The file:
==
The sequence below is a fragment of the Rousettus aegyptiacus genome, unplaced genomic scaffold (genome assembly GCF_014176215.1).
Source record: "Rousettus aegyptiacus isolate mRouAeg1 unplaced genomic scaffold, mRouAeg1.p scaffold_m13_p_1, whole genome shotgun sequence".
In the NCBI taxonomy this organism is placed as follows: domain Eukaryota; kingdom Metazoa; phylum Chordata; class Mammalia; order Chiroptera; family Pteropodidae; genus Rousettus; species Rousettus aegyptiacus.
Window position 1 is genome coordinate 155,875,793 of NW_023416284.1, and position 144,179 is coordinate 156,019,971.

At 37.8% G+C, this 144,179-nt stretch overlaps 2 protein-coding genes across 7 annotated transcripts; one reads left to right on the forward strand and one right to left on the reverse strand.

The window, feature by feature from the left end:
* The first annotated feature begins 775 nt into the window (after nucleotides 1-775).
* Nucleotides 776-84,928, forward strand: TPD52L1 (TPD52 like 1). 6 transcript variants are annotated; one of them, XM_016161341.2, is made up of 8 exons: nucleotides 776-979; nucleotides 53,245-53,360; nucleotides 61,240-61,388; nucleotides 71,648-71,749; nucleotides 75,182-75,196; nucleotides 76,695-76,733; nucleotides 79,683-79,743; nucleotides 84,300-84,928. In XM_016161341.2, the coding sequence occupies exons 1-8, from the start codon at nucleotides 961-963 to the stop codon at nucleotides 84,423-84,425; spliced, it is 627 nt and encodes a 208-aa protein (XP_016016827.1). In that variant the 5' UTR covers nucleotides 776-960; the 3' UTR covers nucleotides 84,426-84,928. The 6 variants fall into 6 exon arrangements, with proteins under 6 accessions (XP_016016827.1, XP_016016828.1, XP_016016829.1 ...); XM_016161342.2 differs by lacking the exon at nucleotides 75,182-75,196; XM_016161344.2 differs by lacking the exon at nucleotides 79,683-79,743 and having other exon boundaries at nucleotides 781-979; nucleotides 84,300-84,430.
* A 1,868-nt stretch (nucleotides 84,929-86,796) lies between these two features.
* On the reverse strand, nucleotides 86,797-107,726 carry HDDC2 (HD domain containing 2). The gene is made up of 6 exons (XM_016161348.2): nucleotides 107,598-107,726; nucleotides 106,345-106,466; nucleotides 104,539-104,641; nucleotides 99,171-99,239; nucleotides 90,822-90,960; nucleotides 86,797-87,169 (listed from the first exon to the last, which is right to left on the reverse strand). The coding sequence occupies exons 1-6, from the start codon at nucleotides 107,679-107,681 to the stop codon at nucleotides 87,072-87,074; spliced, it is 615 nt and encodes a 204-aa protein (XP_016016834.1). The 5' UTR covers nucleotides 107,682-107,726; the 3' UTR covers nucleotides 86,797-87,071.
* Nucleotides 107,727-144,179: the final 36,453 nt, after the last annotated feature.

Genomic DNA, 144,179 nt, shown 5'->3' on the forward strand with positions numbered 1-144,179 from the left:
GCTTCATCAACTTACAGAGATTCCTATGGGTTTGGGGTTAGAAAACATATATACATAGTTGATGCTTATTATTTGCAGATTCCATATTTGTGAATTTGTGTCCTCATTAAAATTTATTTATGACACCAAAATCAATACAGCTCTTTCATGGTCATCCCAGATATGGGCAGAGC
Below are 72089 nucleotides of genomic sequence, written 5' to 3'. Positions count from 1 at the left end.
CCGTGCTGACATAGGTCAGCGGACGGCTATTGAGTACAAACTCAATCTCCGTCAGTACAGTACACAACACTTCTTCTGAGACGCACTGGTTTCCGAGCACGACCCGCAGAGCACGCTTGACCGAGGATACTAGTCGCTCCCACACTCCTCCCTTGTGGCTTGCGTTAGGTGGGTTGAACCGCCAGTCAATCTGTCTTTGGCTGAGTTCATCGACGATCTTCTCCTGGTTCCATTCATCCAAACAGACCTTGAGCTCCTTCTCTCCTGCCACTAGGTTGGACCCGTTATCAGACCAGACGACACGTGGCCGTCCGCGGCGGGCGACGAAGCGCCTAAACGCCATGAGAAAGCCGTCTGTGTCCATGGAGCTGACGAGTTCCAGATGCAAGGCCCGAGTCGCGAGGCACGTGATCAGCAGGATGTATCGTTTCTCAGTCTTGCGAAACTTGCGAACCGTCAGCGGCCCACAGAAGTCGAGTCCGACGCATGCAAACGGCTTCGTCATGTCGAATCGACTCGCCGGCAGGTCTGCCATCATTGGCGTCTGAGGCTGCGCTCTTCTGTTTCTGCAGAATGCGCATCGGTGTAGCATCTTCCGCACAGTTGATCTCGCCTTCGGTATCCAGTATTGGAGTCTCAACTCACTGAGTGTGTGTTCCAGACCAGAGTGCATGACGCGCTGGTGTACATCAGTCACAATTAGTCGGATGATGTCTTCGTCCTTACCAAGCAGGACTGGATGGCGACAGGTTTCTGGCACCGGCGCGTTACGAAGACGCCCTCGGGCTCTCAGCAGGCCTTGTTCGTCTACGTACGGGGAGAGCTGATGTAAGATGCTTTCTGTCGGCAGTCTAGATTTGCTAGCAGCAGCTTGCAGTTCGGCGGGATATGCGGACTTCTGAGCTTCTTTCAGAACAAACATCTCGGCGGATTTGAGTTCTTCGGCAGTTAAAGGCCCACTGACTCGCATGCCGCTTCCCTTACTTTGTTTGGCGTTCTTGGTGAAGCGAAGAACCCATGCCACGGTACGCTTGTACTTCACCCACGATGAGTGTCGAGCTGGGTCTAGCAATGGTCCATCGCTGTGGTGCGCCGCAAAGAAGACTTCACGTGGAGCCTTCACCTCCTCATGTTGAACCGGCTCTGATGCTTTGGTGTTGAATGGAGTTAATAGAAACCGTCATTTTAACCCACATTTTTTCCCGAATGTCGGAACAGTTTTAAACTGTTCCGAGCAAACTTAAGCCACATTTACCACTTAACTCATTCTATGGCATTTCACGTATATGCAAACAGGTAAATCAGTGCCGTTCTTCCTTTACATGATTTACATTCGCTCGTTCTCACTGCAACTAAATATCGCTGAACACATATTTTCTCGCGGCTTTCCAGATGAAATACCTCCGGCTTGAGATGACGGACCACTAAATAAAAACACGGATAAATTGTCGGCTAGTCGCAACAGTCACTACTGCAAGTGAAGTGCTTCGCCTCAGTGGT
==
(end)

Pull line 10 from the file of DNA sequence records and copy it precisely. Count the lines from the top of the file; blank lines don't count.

* On the reverse strand, nucleotides 86,797-107,726 carry HDDC2 (HD domain containing 2). The gene is made up of 6 exons (XM_016161348.2): nucleotides 107,598-107,726; nucleotides 106,345-106,466; nucleotides 104,539-104,641; nucleotides 99,171-99,239; nucleotides 90,822-90,960; nucleotides 86,797-87,169 (listed from the first exon to the last, which is right to left on the reverse strand). The coding sequence occupies exons 1-6, from the start codon at nucleotides 107,679-107,681 to the stop codon at nucleotides 87,072-87,074; spliced, it is 615 nt and encodes a 204-aa protein (XP_016016834.1). The 5' UTR covers nucleotides 107,682-107,726; the 3' UTR covers nucleotides 86,797-87,071.